Wednesday, September 24, 2008
Some 400 agents and officers fanned out early Wednesday into Little Village to arrest many of the 40 Latin Kings hit with federal or state charges. Among those charged in the operation were the "Supreme Regional Officer" as well as 32 "Incas" and "Casiques," top leaders in the gang's block-by-block organization. "We essentially eliminated their entire command and control structure," said Rob Grant, the FBI's leader in Chicago. Grant also noted that nicknames for some of those charged included "Lil' Psycho" and "Baby Trigger, these are not safe people."
Among those charged in the drug conspiracy case was Vicente Garcia, 30, of Bolingbrook, identified by authorities as the gang's No. 2 leader. Garcia, who succeeded Fernando "Ace" King as the gang's "Supreme Inca"after King was convicted in July in another federal prosecution Investigators methodically built a case as the wired informant made the rounds handing out drugs and collecting money from gang supervisors month after month. Investigators dubbed their work Operation Pesadilla, Spanish for nightmare.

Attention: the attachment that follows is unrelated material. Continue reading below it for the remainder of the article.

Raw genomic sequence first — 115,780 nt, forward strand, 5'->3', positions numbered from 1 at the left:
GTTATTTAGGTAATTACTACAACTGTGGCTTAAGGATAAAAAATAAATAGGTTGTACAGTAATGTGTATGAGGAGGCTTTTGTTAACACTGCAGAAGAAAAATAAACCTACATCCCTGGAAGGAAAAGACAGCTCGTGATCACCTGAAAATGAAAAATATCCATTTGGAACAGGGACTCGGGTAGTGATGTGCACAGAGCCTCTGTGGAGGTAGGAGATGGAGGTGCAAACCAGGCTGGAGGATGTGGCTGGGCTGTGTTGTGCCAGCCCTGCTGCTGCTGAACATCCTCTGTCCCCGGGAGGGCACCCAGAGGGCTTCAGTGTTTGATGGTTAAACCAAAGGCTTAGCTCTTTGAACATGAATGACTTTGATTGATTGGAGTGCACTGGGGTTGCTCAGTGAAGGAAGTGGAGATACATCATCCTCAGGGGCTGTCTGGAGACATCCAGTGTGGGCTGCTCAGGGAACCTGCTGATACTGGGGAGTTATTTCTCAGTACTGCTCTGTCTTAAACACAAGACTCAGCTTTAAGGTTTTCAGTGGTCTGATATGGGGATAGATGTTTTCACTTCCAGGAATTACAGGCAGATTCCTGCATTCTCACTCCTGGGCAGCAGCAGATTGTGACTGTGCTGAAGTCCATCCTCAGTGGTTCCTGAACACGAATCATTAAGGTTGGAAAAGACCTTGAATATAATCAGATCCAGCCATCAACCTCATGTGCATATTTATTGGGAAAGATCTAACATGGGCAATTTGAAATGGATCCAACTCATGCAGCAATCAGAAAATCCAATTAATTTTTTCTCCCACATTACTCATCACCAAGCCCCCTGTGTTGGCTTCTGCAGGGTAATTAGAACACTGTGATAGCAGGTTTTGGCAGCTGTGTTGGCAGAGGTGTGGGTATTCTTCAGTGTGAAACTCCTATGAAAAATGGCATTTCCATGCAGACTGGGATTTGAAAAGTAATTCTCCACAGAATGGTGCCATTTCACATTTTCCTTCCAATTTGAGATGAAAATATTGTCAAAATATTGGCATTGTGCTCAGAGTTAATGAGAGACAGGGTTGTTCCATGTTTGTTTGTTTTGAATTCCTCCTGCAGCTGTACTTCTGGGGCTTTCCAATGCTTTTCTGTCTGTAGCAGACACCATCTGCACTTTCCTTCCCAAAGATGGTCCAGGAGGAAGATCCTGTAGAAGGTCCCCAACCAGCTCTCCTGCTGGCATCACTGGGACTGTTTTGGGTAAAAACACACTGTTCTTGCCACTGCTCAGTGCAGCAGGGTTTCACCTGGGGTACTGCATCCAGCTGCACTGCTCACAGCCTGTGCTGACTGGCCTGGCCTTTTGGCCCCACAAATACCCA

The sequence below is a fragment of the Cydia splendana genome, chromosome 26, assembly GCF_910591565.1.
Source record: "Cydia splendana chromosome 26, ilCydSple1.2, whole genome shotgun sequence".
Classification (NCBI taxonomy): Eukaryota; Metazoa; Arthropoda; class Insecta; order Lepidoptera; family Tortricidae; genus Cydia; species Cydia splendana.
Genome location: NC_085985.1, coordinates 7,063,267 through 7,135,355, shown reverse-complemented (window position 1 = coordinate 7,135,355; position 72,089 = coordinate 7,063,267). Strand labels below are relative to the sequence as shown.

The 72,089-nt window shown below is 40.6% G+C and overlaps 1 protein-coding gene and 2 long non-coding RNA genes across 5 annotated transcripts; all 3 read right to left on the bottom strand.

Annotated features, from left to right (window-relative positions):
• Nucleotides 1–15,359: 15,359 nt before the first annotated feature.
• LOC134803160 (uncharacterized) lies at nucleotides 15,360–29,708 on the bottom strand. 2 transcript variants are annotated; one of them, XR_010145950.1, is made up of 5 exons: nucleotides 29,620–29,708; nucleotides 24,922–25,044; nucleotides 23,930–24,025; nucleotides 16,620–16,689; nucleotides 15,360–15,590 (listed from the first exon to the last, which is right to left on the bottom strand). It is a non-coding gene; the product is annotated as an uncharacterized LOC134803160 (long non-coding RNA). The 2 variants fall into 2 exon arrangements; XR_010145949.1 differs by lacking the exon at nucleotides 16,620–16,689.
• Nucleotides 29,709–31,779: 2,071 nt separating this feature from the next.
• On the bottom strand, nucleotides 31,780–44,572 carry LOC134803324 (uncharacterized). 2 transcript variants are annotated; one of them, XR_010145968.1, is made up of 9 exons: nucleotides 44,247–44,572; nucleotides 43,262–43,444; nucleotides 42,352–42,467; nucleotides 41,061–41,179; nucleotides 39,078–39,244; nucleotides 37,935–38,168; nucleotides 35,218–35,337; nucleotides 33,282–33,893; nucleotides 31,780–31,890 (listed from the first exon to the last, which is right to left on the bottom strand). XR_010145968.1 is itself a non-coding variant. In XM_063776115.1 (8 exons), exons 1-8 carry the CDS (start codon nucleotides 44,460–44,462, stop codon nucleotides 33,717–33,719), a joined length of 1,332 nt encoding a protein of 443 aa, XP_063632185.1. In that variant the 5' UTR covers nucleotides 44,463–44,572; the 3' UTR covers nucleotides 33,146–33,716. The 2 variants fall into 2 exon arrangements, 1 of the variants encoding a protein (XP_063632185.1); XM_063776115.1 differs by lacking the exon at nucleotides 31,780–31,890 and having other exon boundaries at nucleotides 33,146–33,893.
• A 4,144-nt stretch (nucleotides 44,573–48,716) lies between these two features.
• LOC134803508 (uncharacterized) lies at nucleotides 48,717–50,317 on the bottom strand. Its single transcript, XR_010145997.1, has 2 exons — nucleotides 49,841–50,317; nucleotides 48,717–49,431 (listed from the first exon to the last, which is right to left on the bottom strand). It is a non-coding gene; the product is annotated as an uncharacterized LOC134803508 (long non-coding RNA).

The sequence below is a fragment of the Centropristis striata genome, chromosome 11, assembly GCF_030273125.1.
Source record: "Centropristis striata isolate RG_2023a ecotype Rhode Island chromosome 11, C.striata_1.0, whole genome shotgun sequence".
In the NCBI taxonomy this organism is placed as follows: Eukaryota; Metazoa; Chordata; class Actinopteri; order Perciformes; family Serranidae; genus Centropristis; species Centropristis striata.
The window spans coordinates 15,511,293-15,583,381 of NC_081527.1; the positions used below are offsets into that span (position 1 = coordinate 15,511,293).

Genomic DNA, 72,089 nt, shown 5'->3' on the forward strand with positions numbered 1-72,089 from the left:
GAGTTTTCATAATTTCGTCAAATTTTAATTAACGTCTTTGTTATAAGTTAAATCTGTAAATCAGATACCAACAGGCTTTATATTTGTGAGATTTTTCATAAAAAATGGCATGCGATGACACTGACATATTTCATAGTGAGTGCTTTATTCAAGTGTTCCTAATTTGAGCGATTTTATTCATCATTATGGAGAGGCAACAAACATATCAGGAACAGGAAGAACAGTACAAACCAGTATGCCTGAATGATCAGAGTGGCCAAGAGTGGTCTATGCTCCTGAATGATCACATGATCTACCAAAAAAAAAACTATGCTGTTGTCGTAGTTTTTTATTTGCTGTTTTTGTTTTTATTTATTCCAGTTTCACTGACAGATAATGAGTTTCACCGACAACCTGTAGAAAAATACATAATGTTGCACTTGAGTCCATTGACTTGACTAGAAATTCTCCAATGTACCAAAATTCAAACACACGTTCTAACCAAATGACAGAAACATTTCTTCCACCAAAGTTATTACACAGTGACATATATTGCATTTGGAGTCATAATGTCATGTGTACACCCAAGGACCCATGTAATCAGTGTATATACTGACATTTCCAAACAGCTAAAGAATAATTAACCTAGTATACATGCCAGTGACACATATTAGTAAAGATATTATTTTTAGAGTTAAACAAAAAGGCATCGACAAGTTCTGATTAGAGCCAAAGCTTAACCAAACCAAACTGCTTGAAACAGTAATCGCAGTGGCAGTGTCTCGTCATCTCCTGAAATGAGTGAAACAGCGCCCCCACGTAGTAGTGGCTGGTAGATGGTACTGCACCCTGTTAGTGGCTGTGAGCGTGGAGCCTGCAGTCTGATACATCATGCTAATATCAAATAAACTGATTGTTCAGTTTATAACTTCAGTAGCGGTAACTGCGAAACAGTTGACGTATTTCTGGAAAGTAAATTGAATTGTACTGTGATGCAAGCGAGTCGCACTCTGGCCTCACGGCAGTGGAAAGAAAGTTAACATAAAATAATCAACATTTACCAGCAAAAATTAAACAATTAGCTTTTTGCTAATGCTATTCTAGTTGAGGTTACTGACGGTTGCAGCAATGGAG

The undercover recordings captured Garcia issuing a decree that each Inca in the 24 Latin Kings sections controlled by the Little Village region of the gang sell a quarter-ounce of cocaine twice a month to generate revenue for the "Nation Box," a kitty the gang used to pay for guns, drugs, funerals and legal fees, authorities said. The cooperating witness, identified only as "CW1," was among Garcia's closest confidants, according to a criminal complaint unsealed Wednesday. A member of the Latin Kings section at 30th Street and Sawyer Avenue since 1993, he was one of the gang's enforcers and was entrusted to hand out "Little Village Laws" to the gang's section leaders, or Incas.
"The gang's corporatelike structure is usually one of its strengths, today, it became a weakness" U.S. Atty. Patrick Fitzgerald told reporters.
source chicago tribune